Happy Hindi Day

No turkeys were harmed in this shooting

If you’re wondering WHY we observe this national holiday, the roots can be found almost 400 years ago, near the coast of Virginia.

In 1619, the ship Margaret of Bristol, England sailed for Virginia under Captain John Woodleefe (Woodliffe) and brought thirty-eight settlers to the new Town and Hundred of Berkeley. The proprietors instructed the settlers of “the day of our ships arrival . . . shall be yearly and perpetually kept as a day of Thanksgiving.”

The Margaret landed her passengers at Berkeley Hundred on December 4, 1619. The settlers did indeed celebrate a day of “Thanksgiving”, establishing the tradition a year and 17 days before the Pilgrims arrived aboard the Mayflower at Plymouth, Massachusetts to establish their Thanksgiving Day in 1620.

And it’s likely their celebratory meal of thanks centered around a North American native bird–one that soon came to be permanently named after an Asian country from which a vaguely-similar “Turkey cock” was sold into commerce of the day by merchants in Turkey.

So happy Hindi/Peru/Gobbler/Turkey Day–however you slice it. We’ll have ours with friends on Sunday. Today, Tsuga and I will eat bean soup and work on the wood pile. And be thankful in our own guy-kind-of-way.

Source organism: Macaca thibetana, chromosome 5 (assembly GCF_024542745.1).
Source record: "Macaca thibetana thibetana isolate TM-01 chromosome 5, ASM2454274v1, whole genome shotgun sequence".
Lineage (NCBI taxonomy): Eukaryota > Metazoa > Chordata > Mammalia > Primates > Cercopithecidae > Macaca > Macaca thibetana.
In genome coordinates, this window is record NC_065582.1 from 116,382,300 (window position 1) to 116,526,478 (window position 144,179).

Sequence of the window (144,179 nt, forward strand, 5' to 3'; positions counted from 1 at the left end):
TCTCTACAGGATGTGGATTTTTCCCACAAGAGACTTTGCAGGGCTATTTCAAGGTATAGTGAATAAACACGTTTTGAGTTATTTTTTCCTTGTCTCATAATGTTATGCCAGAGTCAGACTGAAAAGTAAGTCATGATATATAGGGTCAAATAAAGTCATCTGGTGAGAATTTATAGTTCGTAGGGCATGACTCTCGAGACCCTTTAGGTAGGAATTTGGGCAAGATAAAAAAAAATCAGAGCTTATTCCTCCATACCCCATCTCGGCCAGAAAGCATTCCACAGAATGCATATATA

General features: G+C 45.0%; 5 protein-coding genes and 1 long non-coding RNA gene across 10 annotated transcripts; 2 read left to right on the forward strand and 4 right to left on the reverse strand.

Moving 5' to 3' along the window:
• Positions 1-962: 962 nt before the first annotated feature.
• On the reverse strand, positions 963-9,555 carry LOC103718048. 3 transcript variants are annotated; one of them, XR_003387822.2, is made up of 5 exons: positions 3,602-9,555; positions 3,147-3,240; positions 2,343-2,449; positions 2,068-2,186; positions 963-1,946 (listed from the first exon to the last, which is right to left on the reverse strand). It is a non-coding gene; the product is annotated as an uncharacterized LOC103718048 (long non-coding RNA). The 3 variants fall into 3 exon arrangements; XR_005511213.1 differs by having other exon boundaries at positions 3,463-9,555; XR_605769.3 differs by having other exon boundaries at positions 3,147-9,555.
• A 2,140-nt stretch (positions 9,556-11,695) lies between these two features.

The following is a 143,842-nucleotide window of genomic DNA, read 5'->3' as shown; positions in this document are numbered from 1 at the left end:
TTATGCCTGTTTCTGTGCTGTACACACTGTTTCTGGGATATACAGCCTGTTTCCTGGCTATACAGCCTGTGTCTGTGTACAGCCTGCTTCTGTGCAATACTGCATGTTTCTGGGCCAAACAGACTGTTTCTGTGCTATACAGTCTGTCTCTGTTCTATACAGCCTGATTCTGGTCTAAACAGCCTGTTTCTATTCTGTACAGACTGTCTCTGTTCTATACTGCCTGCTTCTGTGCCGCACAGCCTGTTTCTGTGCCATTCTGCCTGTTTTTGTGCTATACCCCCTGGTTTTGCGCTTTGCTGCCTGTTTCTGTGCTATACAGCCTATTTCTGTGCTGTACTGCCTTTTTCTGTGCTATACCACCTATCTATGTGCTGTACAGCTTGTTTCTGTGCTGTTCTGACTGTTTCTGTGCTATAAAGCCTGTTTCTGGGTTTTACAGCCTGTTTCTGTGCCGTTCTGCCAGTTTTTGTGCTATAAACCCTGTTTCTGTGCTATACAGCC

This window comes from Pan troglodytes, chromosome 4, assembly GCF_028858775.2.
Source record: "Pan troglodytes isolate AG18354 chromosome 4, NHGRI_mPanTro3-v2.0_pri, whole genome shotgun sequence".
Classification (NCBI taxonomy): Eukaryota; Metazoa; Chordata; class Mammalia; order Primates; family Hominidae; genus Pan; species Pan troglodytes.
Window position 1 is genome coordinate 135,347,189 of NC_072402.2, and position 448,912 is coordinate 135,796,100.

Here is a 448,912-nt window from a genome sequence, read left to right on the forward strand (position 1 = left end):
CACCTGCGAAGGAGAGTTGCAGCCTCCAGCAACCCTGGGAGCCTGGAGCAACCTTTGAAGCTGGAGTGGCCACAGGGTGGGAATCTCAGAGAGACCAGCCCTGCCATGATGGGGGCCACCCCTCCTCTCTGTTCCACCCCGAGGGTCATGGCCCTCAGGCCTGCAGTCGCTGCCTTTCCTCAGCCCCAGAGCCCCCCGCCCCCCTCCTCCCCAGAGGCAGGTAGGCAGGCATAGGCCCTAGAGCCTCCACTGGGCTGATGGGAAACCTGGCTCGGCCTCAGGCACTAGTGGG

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About

Fred First holds masters degrees in Vertebrate Zoology and physical therapy, and has been a biology teacher and physical therapist by profession. He moved to southwest Virginia in 1975 and to Floyd County in 1997. He maintains a daily photo-blog, broadcasts essays on the Roanoke NPR station, and contributes regular columns for the Floyd Press and Roanoke's Star Sentinel. His two non-fiction books, Slow Road Home and his recent What We Hold in Our Hands, celebrate the riches that we possess in our families and communities, our natural bounty, social capital and Appalachian cultures old and new. He has served on the Jacksonville Center Board of Directors and is newly active in the Sustain Floyd organization. He lives in northeastern Floyd County on the headwaters of the Roanoke River.

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